The Federal Government of Nigeria on Tuesday unveiled the successful bid winners for the 80 agricultural equipment hiring centres to be deployed to the 29 states across the country.
The Minister of Agriculture and Rural Development, Dr. Akinwumi Adesina, who put the average cost of each of the AEHE centre at N35 million, said the government also facilitated credit facilities for the successful bidders at seven per cent interest rate.
Speaking at a stakeholders meeting with the bidders in Abuja, Dr. Adesina said that the centres would provide affordable mechanized services to farmers in Nigeria.
He said: “I wish to state that the Federal Ministry of Agriculture and Rural Development has facilitated the access of each of these service operators to a credit facility of N26m each
“This is to demonstrate the seriousness with which we take this programme. Each of the private sector service operators will only need to provide 20 per cent of the cost as equity, while the balance will be spread over 48 months with seven per cent interest and two years moratorium.”
President Goodluck Jonathan had last year approved the inauguration of the Agricultural Equipment Mechanisation Enterprises, which were private sector driven service providers.
Their operations include leasing/hiring out of various types of agricultural equipment for land preparation, harvesting and post harvest operations, repair and maintenance of such equipment.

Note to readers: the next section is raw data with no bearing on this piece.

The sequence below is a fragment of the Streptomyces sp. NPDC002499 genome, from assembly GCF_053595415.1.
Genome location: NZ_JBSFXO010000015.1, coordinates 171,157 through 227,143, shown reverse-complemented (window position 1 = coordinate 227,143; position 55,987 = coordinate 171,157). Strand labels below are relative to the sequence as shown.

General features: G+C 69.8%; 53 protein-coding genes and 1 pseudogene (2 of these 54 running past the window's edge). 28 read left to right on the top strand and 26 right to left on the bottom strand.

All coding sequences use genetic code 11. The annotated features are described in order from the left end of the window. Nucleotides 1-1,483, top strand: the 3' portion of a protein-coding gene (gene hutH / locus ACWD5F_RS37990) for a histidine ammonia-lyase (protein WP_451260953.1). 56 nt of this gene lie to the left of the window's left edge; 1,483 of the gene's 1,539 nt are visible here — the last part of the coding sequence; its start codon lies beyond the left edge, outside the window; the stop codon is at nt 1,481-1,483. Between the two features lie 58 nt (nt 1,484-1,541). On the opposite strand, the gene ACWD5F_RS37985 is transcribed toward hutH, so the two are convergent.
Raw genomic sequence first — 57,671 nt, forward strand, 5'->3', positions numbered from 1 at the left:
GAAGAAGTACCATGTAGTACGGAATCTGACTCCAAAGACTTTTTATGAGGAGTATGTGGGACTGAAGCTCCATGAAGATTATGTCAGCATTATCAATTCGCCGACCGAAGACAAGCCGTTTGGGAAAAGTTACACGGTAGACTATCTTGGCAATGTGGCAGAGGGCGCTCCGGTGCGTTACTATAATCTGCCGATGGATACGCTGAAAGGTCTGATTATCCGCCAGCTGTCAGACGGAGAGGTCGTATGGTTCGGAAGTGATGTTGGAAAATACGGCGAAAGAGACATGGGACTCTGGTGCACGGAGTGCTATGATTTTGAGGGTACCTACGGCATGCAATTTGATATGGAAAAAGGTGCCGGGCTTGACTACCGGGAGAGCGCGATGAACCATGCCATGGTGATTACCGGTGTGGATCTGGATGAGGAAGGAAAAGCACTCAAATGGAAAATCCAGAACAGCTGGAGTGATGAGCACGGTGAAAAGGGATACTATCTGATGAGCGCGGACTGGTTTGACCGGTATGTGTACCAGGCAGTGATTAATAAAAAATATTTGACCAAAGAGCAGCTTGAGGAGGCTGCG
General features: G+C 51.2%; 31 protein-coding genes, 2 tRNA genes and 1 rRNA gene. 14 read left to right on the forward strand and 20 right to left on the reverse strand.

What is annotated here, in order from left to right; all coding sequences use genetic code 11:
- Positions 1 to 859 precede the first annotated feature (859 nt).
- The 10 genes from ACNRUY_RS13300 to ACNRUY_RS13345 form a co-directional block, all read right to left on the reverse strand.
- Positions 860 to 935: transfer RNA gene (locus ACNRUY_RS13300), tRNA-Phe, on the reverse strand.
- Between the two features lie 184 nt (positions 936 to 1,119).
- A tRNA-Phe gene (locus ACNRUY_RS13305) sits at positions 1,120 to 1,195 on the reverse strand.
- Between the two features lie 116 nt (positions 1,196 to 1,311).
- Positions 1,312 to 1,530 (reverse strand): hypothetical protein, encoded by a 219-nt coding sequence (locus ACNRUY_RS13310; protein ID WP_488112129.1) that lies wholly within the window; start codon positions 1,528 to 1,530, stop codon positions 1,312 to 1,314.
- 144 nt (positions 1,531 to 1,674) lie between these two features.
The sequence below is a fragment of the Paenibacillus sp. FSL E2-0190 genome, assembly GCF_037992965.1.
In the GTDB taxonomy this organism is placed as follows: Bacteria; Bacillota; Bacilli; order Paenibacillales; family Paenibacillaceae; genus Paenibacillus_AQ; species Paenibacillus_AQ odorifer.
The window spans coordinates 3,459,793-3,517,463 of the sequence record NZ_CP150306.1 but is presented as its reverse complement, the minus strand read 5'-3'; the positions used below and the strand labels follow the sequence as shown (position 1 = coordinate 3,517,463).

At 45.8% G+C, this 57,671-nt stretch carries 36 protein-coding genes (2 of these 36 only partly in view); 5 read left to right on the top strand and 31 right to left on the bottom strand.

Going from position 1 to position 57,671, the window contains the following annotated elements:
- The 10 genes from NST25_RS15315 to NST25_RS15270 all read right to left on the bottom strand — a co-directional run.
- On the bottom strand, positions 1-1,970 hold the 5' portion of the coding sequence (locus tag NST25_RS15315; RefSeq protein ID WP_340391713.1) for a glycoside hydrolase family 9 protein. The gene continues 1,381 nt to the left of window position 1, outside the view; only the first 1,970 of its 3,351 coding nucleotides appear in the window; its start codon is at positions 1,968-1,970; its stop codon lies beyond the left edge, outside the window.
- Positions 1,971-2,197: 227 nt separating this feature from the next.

The government approved N50 billion Agricultural Mechanisation Fund and stated that in the next three years, a total of 1,200 agricultural equipment-hiring enterprises will be established.
Adesina said: “Under the programme, at least 6,000 units of tractors and power tillers, and 13,000 units of various harvest and post-harvest equipment will be deployed across the country between now and next year.
“The programme has already started through the release of N4.5 billion to the Bank of Agriculture (BoA), to support the establishment of 80 agricultural equipment hiring enterprises.”
Adesina further noted that Nigeria’s food import bill had declined from N1.1tn in 2009 to N684.7 billion by December 2013, adding that the decline continued in 2014.
He said: “Despite the devaluation of the naira and the massive decline in the price of crude oil, food prices have been relatively stable due to increased domestic food production”. (NAN)